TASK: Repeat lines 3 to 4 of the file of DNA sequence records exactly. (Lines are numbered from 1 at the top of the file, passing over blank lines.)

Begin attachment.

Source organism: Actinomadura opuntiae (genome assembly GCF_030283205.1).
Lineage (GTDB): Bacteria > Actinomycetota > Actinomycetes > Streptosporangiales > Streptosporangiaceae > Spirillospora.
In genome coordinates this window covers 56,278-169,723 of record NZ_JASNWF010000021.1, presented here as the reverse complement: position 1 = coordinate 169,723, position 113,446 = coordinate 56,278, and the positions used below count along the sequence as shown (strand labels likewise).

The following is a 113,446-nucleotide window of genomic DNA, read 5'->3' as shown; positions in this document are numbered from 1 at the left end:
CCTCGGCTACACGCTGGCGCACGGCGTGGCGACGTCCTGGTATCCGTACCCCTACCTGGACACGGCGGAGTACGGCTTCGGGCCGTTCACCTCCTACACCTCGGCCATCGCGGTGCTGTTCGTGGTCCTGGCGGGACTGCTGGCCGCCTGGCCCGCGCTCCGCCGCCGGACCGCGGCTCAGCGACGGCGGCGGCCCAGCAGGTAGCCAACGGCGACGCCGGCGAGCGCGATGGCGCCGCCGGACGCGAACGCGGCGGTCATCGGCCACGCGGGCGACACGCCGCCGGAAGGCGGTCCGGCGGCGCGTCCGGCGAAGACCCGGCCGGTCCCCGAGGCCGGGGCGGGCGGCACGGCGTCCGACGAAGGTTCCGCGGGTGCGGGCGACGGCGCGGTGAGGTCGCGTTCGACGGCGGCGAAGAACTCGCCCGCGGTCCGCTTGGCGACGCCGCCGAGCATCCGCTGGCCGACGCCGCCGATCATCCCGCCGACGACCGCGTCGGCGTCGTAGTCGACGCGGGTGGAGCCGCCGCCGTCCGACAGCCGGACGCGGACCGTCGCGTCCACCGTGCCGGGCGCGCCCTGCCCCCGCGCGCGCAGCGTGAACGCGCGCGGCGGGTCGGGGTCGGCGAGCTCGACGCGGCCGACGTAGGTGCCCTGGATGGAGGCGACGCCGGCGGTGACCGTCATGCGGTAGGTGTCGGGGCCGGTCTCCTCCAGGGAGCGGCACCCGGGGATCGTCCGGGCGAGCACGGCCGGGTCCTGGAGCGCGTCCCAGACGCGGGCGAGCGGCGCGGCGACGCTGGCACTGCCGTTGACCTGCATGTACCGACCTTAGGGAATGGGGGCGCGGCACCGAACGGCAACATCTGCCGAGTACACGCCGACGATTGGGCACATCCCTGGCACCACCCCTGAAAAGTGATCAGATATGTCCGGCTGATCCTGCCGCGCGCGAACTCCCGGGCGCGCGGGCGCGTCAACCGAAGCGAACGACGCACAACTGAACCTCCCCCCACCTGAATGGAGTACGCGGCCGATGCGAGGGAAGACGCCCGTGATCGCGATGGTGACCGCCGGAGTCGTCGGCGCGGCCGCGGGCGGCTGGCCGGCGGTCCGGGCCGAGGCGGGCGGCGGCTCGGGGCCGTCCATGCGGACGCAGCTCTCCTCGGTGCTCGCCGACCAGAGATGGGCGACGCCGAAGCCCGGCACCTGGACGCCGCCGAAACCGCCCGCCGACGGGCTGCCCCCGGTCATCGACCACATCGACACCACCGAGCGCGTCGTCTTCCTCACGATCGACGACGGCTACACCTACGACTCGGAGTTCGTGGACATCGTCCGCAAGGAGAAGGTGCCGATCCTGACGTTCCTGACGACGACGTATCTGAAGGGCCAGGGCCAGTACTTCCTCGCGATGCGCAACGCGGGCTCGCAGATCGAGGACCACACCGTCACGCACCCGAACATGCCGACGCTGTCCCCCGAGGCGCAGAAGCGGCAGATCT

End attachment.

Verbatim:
In genome coordinates this window covers 56,278-169,723 of record NZ_JASNWF010000021.1, presented here as the reverse complement: position 1 = coordinate 169,723, position 113,446 = coordinate 56,278, and the positions used below count along the sequence as shown (strand labels likewise).

The following is a 113,446-nucleotide window of genomic DNA, read 5'->3' as shown; positions in this document are numbered from 1 at the left end: